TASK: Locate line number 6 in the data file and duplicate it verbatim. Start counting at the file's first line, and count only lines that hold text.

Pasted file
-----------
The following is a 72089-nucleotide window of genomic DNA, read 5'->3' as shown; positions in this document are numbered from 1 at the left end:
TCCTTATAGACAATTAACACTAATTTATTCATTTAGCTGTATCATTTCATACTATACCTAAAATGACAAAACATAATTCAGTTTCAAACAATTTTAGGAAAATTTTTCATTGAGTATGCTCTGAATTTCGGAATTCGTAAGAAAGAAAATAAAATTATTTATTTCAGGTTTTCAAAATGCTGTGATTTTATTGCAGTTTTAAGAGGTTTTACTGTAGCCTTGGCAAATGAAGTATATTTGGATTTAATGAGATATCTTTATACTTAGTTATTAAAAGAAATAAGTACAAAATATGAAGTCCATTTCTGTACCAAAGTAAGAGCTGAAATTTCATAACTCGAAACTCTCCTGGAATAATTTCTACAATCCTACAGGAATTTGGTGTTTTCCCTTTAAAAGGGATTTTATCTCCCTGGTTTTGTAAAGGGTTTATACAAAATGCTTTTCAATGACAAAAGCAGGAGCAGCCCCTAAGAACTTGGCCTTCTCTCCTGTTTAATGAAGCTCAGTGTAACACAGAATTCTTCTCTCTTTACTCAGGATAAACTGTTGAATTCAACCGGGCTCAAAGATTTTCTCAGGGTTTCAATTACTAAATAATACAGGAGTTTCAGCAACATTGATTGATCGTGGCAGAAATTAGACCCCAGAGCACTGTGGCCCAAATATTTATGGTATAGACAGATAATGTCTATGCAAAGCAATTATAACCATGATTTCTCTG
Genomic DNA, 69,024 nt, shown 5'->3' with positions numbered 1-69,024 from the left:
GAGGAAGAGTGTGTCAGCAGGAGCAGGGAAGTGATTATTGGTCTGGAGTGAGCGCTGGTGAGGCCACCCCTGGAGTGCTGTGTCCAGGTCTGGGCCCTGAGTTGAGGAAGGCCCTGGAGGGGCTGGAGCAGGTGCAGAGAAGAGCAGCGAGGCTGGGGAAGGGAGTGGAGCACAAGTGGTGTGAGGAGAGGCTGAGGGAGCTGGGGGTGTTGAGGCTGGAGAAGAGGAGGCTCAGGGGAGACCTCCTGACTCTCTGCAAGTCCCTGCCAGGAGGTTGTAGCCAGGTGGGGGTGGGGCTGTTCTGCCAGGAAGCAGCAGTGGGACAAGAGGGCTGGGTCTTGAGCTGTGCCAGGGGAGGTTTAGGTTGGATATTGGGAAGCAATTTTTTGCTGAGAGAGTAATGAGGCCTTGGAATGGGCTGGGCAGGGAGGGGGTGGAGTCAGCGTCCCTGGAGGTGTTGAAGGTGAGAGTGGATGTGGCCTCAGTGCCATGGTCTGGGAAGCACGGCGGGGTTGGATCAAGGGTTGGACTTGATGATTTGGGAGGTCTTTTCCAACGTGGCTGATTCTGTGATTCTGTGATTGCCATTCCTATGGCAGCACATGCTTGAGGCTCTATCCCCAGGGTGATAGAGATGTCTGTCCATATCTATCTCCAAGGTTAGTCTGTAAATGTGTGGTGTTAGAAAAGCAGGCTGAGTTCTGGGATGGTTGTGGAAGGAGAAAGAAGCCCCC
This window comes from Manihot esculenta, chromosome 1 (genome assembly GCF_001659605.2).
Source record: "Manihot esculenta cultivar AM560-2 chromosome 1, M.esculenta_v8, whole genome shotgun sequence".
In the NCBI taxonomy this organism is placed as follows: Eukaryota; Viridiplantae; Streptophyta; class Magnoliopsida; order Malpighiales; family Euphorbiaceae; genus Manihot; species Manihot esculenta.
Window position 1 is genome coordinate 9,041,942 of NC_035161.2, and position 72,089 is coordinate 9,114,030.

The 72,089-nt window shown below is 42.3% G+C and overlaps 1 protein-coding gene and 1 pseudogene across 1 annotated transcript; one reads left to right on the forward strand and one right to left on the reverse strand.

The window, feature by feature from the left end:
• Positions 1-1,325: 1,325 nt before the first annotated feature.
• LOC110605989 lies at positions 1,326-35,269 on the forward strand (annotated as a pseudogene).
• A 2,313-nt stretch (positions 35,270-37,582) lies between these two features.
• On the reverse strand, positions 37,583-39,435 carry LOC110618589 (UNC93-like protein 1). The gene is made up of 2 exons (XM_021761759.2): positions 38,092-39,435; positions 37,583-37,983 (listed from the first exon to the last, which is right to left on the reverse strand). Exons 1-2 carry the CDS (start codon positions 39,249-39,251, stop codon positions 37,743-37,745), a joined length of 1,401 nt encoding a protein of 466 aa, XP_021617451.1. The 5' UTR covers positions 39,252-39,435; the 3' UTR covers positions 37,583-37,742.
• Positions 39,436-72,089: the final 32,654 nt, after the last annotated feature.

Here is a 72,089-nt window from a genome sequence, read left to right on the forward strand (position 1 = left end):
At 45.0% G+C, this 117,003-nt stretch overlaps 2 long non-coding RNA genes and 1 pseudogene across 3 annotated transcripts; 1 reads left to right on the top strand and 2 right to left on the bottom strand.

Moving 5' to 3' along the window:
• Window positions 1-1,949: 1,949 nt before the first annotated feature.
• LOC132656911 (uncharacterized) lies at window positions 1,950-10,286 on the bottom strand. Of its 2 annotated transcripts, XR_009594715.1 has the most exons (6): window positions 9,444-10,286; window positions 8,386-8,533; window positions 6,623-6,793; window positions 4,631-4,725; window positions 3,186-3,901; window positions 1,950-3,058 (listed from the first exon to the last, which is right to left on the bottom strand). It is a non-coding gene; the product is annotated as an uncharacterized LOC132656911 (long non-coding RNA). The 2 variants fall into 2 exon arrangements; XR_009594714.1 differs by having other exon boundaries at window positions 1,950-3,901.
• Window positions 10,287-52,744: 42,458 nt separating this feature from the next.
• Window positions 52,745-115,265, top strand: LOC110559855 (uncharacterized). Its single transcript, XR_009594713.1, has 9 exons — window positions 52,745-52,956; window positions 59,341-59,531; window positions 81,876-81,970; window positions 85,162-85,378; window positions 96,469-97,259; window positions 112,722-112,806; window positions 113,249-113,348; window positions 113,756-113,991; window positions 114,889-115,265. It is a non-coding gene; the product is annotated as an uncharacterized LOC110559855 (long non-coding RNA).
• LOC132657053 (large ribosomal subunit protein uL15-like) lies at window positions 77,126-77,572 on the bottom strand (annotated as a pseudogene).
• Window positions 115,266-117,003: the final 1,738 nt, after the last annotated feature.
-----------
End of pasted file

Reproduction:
Source record: "Manihot esculenta cultivar AM560-2 chromosome 1, M.esculenta_v8, whole genome shotgun sequence".